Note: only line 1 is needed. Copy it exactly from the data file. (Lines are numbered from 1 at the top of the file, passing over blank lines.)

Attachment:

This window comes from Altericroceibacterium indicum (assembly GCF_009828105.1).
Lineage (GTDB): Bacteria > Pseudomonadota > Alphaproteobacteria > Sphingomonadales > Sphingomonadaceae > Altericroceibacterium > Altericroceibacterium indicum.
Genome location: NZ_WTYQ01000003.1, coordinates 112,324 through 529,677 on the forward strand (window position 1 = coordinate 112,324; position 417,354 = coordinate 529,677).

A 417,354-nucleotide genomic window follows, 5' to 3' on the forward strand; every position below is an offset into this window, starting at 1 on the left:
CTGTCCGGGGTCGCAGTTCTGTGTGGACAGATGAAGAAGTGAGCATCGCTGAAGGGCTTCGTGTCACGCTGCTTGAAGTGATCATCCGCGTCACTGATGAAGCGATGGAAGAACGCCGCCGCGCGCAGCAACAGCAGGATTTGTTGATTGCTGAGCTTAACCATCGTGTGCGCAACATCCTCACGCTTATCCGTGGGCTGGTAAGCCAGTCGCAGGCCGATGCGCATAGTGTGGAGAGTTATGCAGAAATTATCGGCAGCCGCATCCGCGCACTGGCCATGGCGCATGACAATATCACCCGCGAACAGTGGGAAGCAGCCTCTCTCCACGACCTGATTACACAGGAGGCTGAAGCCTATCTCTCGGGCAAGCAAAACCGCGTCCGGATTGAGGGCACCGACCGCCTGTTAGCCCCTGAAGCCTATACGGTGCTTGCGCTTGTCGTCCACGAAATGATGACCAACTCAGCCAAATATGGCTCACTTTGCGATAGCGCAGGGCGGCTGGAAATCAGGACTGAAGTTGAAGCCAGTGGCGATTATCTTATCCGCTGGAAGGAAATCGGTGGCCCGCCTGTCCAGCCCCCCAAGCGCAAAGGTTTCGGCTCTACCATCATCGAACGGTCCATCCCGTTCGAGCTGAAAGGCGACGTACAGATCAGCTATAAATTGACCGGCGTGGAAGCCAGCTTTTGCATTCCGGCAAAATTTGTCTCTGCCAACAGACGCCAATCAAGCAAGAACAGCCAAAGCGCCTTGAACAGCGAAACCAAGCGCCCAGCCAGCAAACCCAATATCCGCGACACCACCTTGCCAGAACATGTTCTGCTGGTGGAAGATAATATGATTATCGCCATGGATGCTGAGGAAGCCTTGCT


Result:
This window comes from Altericroceibacterium indicum (assembly GCF_009828105.1).